Mobile work becoming “new normal” in the enterprise
by Paul Davenport Paul Davenport on

When LogMeIn recently surveyed their 3,700 global employees on where they want to work in a post-COVID-19 world, only 5 percent said they’d be happy returning to the office five days a week.

As a result, while the company’s plans to return to the office remain fluid, CEO Bill Wagner anticipates that of the 700 employees who work out of the company’s Boston headquarters, only 20 percent will be returning to the office full time.

Similar forecasts are increasingly common across the enterprise landscape, as businesses are reevaluating their long-term plans for the main and remote office now that they’ve (hopefully) passed the crash-course in work-from-home (WFH) thrown at them by the global pandemic.

Tech giant Siemens recently announced that they would establish mobile working as a “core component of the new normal” for workers across their business, going so far as to make mobile working two to three days a week a standard across the organization. This makes Siemens among the largest businesses in the world to outright abandon the traditional office-centric model that has dictated work for generations.

“We trust our employees and empower them to shape their work themselves so that they can achieve the best possible results. With the new way of working, we’re motivating our employees while improving the company’s performance capabilities and sharpening Siemens’ profile as a flexible and attractive employer,” said Roland Busch, Deputy CEO and Labor Director of Siemens AG.

This “new normal” applies to more than 140,000 of the company’s employees at over 125 locations in 43 countries, and was effective immediately as of July 16.

It’s safe to say that this is only the start of a larger trend, as mobile working increasingly appears to be the way forward for businesses well beyond the end of the pandemic (whenever that may be). As we’ve discussed before, many workers viewed the rush to WFH as a trial to prove to leadership that they were just as productive (if not moreso) when they were allowed to sign on from their home office.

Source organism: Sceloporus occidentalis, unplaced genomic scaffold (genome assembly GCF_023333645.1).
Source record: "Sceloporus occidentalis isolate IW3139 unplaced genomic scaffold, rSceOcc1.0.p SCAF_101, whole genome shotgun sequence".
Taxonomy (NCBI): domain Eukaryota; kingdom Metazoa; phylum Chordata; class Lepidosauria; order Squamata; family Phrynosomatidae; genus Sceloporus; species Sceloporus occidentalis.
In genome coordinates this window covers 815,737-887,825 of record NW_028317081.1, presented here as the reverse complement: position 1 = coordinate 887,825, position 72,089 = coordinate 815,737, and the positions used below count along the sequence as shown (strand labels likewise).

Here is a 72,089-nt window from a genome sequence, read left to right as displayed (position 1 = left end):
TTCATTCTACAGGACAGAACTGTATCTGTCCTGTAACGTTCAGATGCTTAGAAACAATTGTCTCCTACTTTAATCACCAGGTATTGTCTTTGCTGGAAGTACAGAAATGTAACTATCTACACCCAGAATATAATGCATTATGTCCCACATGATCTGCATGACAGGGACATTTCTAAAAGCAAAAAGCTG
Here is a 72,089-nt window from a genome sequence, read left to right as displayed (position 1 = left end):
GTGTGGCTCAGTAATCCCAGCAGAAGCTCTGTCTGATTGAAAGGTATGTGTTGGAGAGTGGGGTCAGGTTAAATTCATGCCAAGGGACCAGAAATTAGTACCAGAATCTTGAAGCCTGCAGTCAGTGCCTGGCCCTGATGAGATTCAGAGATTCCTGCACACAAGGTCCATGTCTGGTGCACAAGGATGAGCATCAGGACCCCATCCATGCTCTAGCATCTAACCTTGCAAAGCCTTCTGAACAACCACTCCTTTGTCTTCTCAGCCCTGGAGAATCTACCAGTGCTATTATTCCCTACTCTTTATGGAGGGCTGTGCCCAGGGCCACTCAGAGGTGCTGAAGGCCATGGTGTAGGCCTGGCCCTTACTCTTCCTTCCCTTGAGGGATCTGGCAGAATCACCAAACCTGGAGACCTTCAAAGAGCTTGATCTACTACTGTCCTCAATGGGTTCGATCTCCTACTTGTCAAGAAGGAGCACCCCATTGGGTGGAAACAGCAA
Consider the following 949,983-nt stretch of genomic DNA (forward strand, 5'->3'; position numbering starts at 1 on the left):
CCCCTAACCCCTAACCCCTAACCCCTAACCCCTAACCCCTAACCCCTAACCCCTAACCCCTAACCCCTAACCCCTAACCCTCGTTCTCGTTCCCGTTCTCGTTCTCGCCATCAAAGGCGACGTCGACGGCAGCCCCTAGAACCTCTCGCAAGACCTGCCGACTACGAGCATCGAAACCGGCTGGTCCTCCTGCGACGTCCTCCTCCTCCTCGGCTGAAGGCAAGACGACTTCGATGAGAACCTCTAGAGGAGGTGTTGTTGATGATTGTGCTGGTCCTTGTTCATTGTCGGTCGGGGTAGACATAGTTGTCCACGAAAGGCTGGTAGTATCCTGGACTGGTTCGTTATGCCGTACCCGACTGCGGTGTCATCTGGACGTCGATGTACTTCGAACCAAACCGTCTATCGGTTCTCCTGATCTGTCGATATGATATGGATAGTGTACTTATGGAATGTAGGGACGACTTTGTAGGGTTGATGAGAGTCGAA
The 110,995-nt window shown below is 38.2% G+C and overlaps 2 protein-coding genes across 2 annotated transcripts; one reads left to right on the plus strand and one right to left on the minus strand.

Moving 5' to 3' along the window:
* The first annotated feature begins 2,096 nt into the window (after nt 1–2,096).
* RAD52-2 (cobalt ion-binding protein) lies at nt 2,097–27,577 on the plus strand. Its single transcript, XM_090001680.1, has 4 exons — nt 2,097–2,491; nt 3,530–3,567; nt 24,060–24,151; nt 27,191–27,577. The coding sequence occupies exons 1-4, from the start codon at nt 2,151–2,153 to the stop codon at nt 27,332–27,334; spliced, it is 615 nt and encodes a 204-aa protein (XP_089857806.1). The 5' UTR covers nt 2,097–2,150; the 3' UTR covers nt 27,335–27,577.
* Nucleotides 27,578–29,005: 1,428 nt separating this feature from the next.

At many companies, the trial has proven successful, as mobile work hasn’t resulted in losses to productivity and has allowed companies to explore cost-savings that could add up to $11,000 per employee for some of the largest enterprises. It’s also helped push the gas on digital transformation efforts that have helped make enterprise networks more agile and responsive.

But there are caveats to WFH that pose a whole new slew of challenges for enterprise IT teams if they don’t deploy a new strategy when it comes to managing and monitoring end user performance in a WFH world. For starters, many workers may be accessing enterprise workflows via last-mile residential ISP connections that go beyond the traditional network edge.

IT teams need a solution that can grant them visibility into that last-mile connectivity where many issues in the WFH era are most likely to take place. Without this visibility, IT teams can’t take a proactive approach to mitigating issues, let alone diagnosing them, which can cause productivity headaches across the organization.

To learn how your team can expand your network visibility and address issues more quickly in the WFH era, join our webinar on July 28 at 1 PM ET, 3 Ways To Make IT More Efficient.

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Filed Under: Industry Insights

Tags: remote office , network performance , network performance monitoring , network monitoring , network management , decentralized network , decentralization , remote workforce , remote work , Boston , SaaS , software , LogMeIn , Siemens , wfh , remote work , work from home